7 Comments

Summary:

Texas customers of cable TV provider Suddenlink will soon receive their first TiVo DVRs, but one crucial feature will be missing from those devices: Netflix is contractually not allowed to deliver its service to gear deployed by cable companies. The reason? Hollywood wants to protect VOD.

gun

Getting a DVR from your cable company? Then don’t expect Netflix to run on it, even if it’s capable of doing so. TiVo boxes supplied by cable TV provider Suddenlink are stripped of their Netflix functionality, Light Reading reported this week.

However, the culprit isn’t the cable company, for once. Suddenlink says it would love to rent out TiVo DVRs with Netflix to its customers, but Netflix’s contracts with the studios don’t allow it to do so. Netflix has since confirmed the story, saying its licensing agreements don’t extend to devices supplied by pay TV providers.

These types of restrictions add an interesting twist to the ongoing love-hate relationship between the studios and Netflix. The subscription video company and its booming streaming service has been blamed for everything from declining DVD sales to cord cutting in recent months. Looks like it’s time to add endangering VOD to that list.

It’s not hard to see why Hollywood is concerned; cable VOD has become a massive cash cow for the industry. Consumers are expected to spend $1.2 billion this year on VOD offerings provided by pay TV services, and studios want to increase that income through premium offerings and shorter windows. The plan is to offer new releases just 30 days after their theatrical release for $20 to $30 a pop straight through your cable box.

Of course, that proposition could look a lot less desirable if movies from Netflix were available on the same device for free. Granted, Netflix can’t quite compete yet with the films Hollywood wants to sell you for more than what a movie ticket would cost. However, the company has been busy striking deals with content owners to get access to premium content faster.

Earlier this year, it signed a deal with Relativity Media to get movies exclusively that otherwise would have gone to pay TV. This fall, it secured the right to show episodes of Saturday Night Live the day after they air on TV. And Netflix CEO Reed Hastings has reportedly offered as much as $100,000 per episode to get access to new TV content.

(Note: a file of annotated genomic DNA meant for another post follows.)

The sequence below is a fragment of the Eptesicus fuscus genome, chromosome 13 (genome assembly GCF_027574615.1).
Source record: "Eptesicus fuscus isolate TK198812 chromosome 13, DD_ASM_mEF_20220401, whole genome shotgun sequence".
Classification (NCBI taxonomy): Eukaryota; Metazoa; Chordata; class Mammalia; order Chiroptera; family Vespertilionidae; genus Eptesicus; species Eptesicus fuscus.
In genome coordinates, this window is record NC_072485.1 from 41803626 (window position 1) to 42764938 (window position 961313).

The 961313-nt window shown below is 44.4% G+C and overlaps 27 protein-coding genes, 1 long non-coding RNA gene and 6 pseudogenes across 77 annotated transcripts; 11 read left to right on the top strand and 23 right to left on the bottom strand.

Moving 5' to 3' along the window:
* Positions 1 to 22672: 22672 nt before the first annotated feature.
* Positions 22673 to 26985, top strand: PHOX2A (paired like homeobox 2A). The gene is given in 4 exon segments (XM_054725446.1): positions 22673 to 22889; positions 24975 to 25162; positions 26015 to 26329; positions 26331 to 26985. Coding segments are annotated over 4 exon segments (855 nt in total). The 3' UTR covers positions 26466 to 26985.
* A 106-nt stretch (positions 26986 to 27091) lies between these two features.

All this seems to make Hollywood nervous. The studios are willing to license some of their content to Netflix, provided that the price is right, but they’re not willing to give up on existing revenue streams like VOD — so don’t expect Netflix to pop up on your cable DVR anytime soon.

It’s unclear what these restrictions will mean for TiVo. The DVR maker has been losing subscribers by the hundreds of thousands, but hoped to make up for some of these losses by striking deals with cable TV providers like Suddenlink and RCN. Customers may feel less inclined to sign up for a TiVo DVR through their cable company if it doesn’t offer all the features a retail version does — but then again, it’s not like cable companies offer lots of different devices to choose from.

However, locking Netflix out of DVRs provided by cable companies could possibly spell trouble for a number of other innovative approaches for combining online video with linear cable programming. For example, cloud solutions provider Clearleap announced earlier this year that it integrated linear programming with Roku boxes. That sounds good on paper, but it’s hard to imagine any cable company shipping Roku boxes if the devices don’t offer Netflix.

Photo courtesy of Flickr user Hoggarazzi.

Related content on GigaOM Pro: (subscription required)

  1. One is left to wonder how much longer movie theaters will be a stumbling block to full Internet distribution of movies? While the “big screens” does offer some level of “experience” that “small screens” don’t .. who needs the hassle of driving to a movie theater when you can get the video streamed into your home, laptop, iPad, or cell phone?

    Share
  2. Movies on Netflix aren’t free.

    Share
    1. Good point, thanks for catching it. Corrected. But they do feel free :)

      Share
  3. I think you may be over-interpreting this one, Janko. Sounds to me more like simple careful dealmaking by the studios. Why give the other party rights to something you don’t need to give them to get the deal done? It’s always better to leave open the option of making a separate deal, either with the same party or another, for the outstanding rights.

    Share
    1. Paul, that would make sense if it was about additional rights. This is about an exception…

      Share
      1. Not from the point of view of the studios. To them, everything is an additional right.

        Share
  4. When will these bozos learn? Every time a new technology comes out they fight it, and then a few years later they wind up using it themselves. Doesn’t anyone in this industry have the ability to see beyond the end of their nose?

    Share

Comments have been disabled for this post